The deficit reduction "super committee" is set to meet, and so is our own People's Debt Committee. Both groups will hunt for $1.2 trillion in spending cuts, and we've put together a list of required reading for anyone who wants the government to save money. Take a look, add your suggested reading list in the comments page, and stay tuned to more from the People's Debt Committee.
There are tons of ideas on how to rein in federal spending; more find support on both sides of the aisle than one might think, given the soul-sucking character of the debate in Washington, which has probably made us all age about five years since Christmas.
Ending corporate welfare and farm subsidies is a proposal that pops up repeatedly in deficit reduction plans. Freezing salaries for federal employees does too.
There's less bipartisan agreement when it comes to suggestions for tax increases or reducing and eliminating agencies like the EPA and the Department of Education. But there are also opportunities to find common ground in savings as uncontroversial as changing cell phone plans for government workers.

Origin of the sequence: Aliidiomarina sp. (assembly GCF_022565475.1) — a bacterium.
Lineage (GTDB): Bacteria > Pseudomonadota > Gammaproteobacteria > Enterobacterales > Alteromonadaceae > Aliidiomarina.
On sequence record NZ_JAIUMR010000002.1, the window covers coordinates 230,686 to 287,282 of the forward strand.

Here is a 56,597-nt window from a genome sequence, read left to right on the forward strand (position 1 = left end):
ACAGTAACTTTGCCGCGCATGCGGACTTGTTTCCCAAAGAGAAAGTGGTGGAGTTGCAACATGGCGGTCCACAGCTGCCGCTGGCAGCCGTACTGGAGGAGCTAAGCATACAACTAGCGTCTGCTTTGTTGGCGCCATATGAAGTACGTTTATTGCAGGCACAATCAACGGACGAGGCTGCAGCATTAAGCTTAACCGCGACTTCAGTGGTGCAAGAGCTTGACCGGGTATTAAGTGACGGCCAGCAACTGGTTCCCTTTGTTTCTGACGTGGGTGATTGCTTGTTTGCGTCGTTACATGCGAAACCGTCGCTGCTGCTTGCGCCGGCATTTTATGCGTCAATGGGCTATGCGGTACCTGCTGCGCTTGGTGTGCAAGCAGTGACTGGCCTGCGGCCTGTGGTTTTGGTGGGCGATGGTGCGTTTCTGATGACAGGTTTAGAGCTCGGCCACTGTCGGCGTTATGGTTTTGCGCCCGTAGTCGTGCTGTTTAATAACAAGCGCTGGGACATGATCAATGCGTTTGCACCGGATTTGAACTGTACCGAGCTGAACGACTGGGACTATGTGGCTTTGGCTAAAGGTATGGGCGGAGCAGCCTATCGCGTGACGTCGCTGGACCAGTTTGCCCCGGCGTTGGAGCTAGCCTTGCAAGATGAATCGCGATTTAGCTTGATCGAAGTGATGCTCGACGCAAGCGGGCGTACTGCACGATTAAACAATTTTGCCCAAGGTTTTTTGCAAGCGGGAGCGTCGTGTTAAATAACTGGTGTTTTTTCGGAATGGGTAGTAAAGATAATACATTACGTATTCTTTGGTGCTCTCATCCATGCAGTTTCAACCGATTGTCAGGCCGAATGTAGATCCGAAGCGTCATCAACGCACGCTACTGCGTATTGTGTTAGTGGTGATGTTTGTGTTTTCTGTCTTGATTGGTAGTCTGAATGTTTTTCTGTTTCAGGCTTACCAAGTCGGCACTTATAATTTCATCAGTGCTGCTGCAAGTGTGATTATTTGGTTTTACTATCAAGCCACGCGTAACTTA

Take a look at our suggested reading list for members of the people's debt committee (and if we had our druthers, the real debt committee in Washington, too).
»» Rightsizing Government: Good Spending, Bad Spending (Economist)
Asks why defense spending is a sacred cow for so many deficit hawks. "So it seems to me that big-military hawks are committed to the idea that increases in the level of government spending can in principle improve standards of living, even though many of them also profess to be zealous advocates for smaller government."
»» Joseph Stiglitz: Principles and Guidelines for Deficit Reduction (Roosevelt Institute)
Recommends ending subsidies to agriculture and fossil fuel industries
Looks in depth at the Bowles-Simpson plan, and what parts of the plan are most ambitious.
»» Brian Riedl on 12 ways to trim the deficit (The National Review)
Agrees with Stiglitz on corporate welfare and farm subsidies
»» Connie Mack's Plan to Balance the Budget, One Penny at a Time (It's A Free Country)
Hint, it's more than just pennies.
»» Budget Puzzle: You Fix the Budget (The New York Times)
Maybe the super committee can play this game as a warm-up.
»» Fourteen Ways to Reduce Government Spending (Americans for Tax Reform)
Salary freezes for federal employees is becoming a recurring theme.
Slideshow offers quirky small-potatoes savings that could add up, like changing the composition of U.S. coins and turning off computers when federal employees aren't using them.